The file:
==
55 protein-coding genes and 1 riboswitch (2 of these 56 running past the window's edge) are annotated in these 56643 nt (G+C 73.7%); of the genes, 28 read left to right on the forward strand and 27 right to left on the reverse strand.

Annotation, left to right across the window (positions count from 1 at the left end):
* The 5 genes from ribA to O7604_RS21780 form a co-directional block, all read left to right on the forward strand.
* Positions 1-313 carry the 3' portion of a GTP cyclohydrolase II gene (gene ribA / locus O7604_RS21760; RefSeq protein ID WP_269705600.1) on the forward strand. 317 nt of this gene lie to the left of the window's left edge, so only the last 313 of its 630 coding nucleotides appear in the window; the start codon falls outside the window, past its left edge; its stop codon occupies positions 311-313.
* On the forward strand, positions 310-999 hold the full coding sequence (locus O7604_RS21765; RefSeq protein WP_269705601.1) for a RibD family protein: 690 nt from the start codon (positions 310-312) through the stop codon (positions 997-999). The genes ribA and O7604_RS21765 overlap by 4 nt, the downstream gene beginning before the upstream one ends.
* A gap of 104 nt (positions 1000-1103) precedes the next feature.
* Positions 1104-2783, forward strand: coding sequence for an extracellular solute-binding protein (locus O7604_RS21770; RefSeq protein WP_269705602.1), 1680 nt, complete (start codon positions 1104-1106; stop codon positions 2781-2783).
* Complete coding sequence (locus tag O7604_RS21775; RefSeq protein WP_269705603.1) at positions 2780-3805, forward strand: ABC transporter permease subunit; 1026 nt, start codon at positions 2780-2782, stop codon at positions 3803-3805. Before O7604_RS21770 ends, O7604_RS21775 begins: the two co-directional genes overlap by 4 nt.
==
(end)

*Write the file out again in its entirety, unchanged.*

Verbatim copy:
55 protein-coding genes and 1 riboswitch (2 of these 56 running past the window's edge) are annotated in these 56643 nt (G+C 73.7%); of the genes, 28 read left to right on the forward strand and 27 right to left on the reverse strand.

Annotation, left to right across the window (positions count from 1 at the left end):
* The 5 genes from ribA to O7604_RS21780 form a co-directional block, all read left to right on the forward strand.
* Positions 1-313 carry the 3' portion of a GTP cyclohydrolase II gene (gene ribA / locus O7604_RS21760; RefSeq protein ID WP_269705600.1) on the forward strand. 317 nt of this gene lie to the left of the window's left edge, so only the last 313 of its 630 coding nucleotides appear in the window; the start codon falls outside the window, past its left edge; its stop codon occupies positions 311-313.
* On the forward strand, positions 310-999 hold the full coding sequence (locus O7604_RS21765; RefSeq protein WP_269705601.1) for a RibD family protein: 690 nt from the start codon (positions 310-312) through the stop codon (positions 997-999). The genes ribA and O7604_RS21765 overlap by 4 nt, the downstream gene beginning before the upstream one ends.
* A gap of 104 nt (positions 1000-1103) precedes the next feature.
* Positions 1104-2783, forward strand: coding sequence for an extracellular solute-binding protein (locus O7604_RS21770; RefSeq protein WP_269705602.1), 1680 nt, complete (start codon positions 1104-1106; stop codon positions 2781-2783).
* Complete coding sequence (locus tag O7604_RS21775; RefSeq protein WP_269705603.1) at positions 2780-3805, forward strand: ABC transporter permease subunit; 1026 nt, start codon at positions 2780-2782, stop codon at positions 3803-3805. Before O7604_RS21770 ends, O7604_RS21775 begins: the two co-directional genes overlap by 4 nt.